Mentoring Resource Guide
The resource guide aims to give both mentors and mentees a few suggestions on how to get the most out of your mentoring experience.
If you have any questions, comments, or suggestions please feel free to email: email@example.com
1. Setting expectations:
In your first meeting, consider outlining some expectations and deciding on how often you both can meet throughout the program. This can help structure your future meetings and ensure regular interaction with your mentee.
2. Attending events on the Hill:
Since the first meeting can feel more like giving an informational interview, consider inviting your mentee to a Hill reception, briefing, or monthly WCSA Happy Hour or Dinner & Dialogue event.
3. Attending events off the Hill:
Attending events off the Hill can also be a great way to help broaden your mentee's network, and several events around Washington D.C. may be of interest:
● Ladies DC http://www.ladiesdc.com
● Global WIN http://www.globalwin.org/index.php
● Women in Government Relations http://www.wgr.org/ (required cost for membership)
● Cloture Club http://www.clotureclub.com/
4. Expanding your mentee's network:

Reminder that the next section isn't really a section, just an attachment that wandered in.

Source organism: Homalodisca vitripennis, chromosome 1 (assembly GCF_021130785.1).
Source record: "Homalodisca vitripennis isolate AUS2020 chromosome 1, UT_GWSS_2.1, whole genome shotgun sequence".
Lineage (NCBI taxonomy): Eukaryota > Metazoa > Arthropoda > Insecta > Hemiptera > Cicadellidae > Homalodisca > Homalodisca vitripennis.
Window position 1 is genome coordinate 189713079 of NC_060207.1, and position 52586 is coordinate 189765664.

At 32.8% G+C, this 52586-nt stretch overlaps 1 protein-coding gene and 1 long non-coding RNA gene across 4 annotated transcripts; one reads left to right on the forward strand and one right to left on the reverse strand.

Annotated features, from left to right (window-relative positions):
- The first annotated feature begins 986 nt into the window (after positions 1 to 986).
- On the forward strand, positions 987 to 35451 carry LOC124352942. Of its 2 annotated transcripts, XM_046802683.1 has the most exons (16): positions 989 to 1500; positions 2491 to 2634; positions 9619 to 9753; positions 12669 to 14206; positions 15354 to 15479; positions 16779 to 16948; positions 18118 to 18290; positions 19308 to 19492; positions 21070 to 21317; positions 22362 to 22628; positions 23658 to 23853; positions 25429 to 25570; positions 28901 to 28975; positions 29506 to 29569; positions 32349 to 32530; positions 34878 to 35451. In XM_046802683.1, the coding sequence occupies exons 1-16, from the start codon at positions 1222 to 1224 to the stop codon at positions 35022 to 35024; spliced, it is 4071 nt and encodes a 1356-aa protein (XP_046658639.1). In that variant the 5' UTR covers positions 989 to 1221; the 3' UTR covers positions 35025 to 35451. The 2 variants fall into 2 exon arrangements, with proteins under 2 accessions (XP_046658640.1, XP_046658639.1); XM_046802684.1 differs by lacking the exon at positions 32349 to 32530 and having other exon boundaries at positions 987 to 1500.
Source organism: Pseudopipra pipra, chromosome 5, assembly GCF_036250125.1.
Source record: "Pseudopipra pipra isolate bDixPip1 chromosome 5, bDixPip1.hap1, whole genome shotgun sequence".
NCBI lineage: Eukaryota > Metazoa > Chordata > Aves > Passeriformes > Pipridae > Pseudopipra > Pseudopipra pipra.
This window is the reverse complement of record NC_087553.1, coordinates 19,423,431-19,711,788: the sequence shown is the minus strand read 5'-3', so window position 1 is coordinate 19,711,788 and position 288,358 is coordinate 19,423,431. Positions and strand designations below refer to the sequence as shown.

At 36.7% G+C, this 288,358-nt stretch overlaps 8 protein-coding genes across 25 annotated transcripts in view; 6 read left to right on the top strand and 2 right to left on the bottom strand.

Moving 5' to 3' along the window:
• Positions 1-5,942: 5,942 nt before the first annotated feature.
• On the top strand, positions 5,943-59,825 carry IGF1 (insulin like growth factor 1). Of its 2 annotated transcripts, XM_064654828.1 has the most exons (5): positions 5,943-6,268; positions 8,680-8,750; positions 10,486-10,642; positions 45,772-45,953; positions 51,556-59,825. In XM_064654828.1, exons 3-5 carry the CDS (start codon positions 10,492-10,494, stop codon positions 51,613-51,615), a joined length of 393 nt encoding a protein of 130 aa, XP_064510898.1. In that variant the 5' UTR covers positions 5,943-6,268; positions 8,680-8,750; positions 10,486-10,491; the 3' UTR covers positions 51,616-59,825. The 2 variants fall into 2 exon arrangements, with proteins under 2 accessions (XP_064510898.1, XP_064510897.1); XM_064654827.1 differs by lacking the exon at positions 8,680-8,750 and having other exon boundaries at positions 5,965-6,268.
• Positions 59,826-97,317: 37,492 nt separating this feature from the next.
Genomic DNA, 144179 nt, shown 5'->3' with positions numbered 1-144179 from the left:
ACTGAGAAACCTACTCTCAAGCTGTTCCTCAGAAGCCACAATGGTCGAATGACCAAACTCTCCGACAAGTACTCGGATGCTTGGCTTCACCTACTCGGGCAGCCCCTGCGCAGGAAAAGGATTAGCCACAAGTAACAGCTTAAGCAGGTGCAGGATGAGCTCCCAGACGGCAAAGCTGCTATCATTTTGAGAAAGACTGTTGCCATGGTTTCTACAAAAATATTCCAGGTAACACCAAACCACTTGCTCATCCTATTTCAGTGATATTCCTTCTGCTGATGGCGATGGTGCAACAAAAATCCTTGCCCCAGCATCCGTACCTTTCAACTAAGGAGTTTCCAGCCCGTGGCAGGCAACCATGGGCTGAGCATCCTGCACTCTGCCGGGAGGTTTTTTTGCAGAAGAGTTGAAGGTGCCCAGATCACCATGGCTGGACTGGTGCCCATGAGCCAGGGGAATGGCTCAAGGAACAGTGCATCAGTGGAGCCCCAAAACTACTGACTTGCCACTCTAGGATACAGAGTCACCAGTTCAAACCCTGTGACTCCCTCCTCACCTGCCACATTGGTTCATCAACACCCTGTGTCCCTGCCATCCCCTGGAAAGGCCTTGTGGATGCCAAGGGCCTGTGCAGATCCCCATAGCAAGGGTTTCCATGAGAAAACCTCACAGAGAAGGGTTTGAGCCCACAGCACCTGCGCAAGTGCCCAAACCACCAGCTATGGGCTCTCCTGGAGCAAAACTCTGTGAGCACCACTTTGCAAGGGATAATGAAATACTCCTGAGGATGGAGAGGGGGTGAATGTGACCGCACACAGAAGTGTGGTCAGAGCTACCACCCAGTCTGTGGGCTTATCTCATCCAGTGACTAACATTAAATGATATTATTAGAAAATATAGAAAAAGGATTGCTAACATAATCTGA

Consider introducing your mentee to contacts in your network. While making introductions is not required, it can be helpful to your mentee if you know someone who shares an interest or works on issues she is interested in.
Volunteering for a local organization or charity together can be a great way to strengthen your bond with your mentee while also doing some good for your community! Consider volunteering at a nearby soup kitchen, farmer’s market, or other charitable organization.
1. Outlining goals and interests:
Your first interaction with your mentor may feel awkward and it can be challenging to narrow down exactly what you would like to get out of the program. Let your mentor know your goals and the issue areas or career tracks you are interested in. Your mentor will know how best to assist you and what resources to provide based on what you tell them.
2. Resume help:
If you’re looking for a new position or want to improve your resume or cover letter, your mentor is a great resource! Consider asking for some feedback. This will be a constructive way to use your time and let your mentor get to know you better. Given that she is usually a level or two senior to you, she will have some insight on how to improve your resume to land your next position.
3. Following up:
You and your mentor should be in contact at least once a month, and you may have to send a note if you haven’t heard from her in awhile. Use your judgment when following up with your mentor. Sending a brief and friendly note after a week with no response should be appropriate. If, after several weeks, you still have not heard from your mentor, please email: firstname.lastname@example.org